Heaney would publish the whole poem in District and Circle (2006). But first he invited Cooke to supply a painting to go with it. Though the picture auctioned for charity is now in private hands, the Pembroke archive and collection contain two more paintings. Here is one of them — Cooke’s painterly imagination was generous and generative. It is a vivid response to that change in the river of life which his friend had witnessed as a small boy, and which he came to mourn in his maturity.

Barrie Cooke, ‘Seamus Heaney poem’ (2005), reproduced with permission of The Estate of Barrie Cooke

This was the latest in a series of paintings on the theme of pollution. Cooke had painted, and fought against, the horrifying beauty of polluted water since his first encounter with sewage on the River Nore. After he moved to a house above Lough Arrow in County Sligo in 1992, only to watch its extraordinary clear waters succumb to fatal eutrophication and algal bloom, he painted that too, and fought, successfully, to revive it.

Cooke would go on to observe and research the horrifying beauty of Didymosphenia geminata, documenting it in an exhibition and catalogue in 2007. He’d seen it blight both Irish and New Zealand rivers. Commonly known as ‘rock snot’, it is claimed not to endanger human health; this week’s comment by Invis Energy, the company that runs that Donegal wind farm, that ‘There is no risk to public health’, echoes this complacency. But Cooke, Hughes and their pupil in the fight for real water would surely have risen up against this latest outrage. In the introduction to the 1993 edition of his marvellous collection River, itself influenced by his and his son’s fishing adventures with Cooke, Hughes wrote: ‘Streams, rivers, ponds, lakes without fish communicate to me one of the ultimate horrors — the poisoning of the wells, death at the source of all that is meant by water.’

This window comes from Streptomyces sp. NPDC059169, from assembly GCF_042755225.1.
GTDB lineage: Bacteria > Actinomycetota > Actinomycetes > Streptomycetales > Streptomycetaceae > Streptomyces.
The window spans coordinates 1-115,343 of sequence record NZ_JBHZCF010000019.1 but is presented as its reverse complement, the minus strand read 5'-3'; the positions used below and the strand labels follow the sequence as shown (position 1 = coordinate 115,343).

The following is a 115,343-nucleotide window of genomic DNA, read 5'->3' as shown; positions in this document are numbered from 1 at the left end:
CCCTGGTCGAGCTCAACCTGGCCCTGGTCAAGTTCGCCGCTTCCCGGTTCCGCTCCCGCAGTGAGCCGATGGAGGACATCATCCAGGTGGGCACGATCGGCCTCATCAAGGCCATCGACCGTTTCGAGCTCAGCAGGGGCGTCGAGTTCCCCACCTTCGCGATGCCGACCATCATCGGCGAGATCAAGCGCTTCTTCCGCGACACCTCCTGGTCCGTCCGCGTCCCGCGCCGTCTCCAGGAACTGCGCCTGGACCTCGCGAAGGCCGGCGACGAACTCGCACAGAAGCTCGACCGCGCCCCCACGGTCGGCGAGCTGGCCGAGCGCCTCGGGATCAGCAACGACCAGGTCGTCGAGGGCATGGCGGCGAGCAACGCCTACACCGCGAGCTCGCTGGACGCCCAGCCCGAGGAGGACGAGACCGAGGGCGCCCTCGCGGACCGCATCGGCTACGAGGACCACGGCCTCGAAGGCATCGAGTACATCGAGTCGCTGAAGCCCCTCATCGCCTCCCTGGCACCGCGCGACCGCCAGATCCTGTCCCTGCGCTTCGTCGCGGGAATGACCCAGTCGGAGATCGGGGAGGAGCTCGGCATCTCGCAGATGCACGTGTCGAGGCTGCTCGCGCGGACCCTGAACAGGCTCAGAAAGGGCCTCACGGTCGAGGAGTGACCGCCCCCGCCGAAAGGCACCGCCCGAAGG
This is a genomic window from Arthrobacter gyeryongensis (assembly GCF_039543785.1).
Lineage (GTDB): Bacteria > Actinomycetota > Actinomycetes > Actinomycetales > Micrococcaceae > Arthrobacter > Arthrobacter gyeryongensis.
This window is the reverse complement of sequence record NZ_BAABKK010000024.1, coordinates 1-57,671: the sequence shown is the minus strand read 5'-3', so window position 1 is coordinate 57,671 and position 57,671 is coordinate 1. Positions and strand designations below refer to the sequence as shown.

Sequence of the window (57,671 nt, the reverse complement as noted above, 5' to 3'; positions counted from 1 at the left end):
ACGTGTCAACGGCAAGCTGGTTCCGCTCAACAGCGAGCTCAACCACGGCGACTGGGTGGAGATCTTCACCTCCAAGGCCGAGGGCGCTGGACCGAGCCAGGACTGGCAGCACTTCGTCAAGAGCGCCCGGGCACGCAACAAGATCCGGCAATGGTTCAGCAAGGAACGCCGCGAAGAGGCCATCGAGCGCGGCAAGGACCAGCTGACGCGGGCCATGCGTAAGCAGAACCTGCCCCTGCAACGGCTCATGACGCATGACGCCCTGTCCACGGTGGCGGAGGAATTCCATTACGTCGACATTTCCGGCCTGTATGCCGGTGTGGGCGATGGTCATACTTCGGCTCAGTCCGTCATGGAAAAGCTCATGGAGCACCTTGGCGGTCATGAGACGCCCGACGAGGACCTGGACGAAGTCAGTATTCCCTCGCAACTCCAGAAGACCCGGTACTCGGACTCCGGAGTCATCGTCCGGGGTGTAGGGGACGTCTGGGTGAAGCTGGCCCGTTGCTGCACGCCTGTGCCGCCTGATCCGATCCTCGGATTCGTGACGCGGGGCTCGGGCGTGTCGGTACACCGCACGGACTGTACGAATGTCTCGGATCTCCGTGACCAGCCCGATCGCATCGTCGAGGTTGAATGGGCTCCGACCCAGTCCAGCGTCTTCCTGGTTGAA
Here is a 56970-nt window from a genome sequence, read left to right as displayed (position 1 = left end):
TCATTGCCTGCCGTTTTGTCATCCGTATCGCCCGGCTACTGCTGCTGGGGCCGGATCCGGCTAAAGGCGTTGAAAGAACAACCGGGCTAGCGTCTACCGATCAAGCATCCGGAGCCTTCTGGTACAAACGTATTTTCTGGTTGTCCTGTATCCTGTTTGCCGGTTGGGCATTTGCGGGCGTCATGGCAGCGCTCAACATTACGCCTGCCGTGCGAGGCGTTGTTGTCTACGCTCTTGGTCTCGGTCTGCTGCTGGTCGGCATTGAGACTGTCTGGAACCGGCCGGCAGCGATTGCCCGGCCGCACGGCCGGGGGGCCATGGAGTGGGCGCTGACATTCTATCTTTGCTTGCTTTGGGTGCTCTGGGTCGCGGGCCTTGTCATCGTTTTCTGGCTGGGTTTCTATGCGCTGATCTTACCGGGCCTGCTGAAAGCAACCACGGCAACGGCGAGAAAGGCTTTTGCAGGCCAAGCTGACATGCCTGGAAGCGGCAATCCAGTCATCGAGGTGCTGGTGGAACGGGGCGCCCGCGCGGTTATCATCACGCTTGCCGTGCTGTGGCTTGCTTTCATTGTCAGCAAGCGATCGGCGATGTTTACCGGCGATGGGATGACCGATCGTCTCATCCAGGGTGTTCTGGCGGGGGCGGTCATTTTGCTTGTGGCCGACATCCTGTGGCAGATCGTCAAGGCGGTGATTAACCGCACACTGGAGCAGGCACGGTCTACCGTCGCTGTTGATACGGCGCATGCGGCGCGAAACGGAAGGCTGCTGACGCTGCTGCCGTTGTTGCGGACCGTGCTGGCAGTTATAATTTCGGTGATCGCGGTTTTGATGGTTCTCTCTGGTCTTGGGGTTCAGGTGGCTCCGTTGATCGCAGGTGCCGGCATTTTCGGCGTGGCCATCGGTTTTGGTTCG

That too was the product of personal experience. A decade earlier, near the start of his own battle to save his beloved River Torridge from agricultural and industrial pollution, water abstraction, sewage, as well as the nets, he risked an expression of cautious optimism against the bottle-green gloom of algal eutrophication he was getting used to in periods of hot weather and low flows. Noting growing public concern at the way untreated sewage of Bideford rode up and down the estuary which the Torridge shared with the Taw, he saw ‘signs that the recently-discovered not to say revolutionary truth — what you pour down the drain reappears in your cup — is beginning to filter through.’


That was then, as Hughes was writing an essay on the Taw and the Torridge and their fish and their beauty for a book called Westcountry Flyfishing (1983).

This is now, after a year when some good news, in many rivers — a better salmon run than for years — has been tempered by new horrors. Corin Smith’s pictures capture, as he has done before, appalling suffering in the open-net salmon farms off the Scottish west coast. The mass escape from a salmon farm has led to devastating consequences for the genetic integrity of wild salmon stocks. The Environment Agency has provided new evidence of the profound ill-health of the waters of most of our rivers.

Farmed Scottish salmon, 2020: image by Corin Smith

We now know that, for all Hughes’s fundraising and lobbying on behalf of the Atlantic salmon, and for all Hughes’s achievements in working with farmers and riparian landowners to found The Westcountry Rivers Trust, the source of the dozens of Rivers Trusts that have now sprung up around the world, we still have much to learn about the most urgent and effective ways of combating corporate industrial interests. In 1986 on the western coast of the Isle of Harris, Hughes was appalled by the sight of a boat full of salmon on its return to shore: ‘The layered loafed fish, and the netsmen, alarmed with what they had done, hushed, culprits.’ He also noted a newer threat: ‘Horrible atrocity scar of the smolt farm.’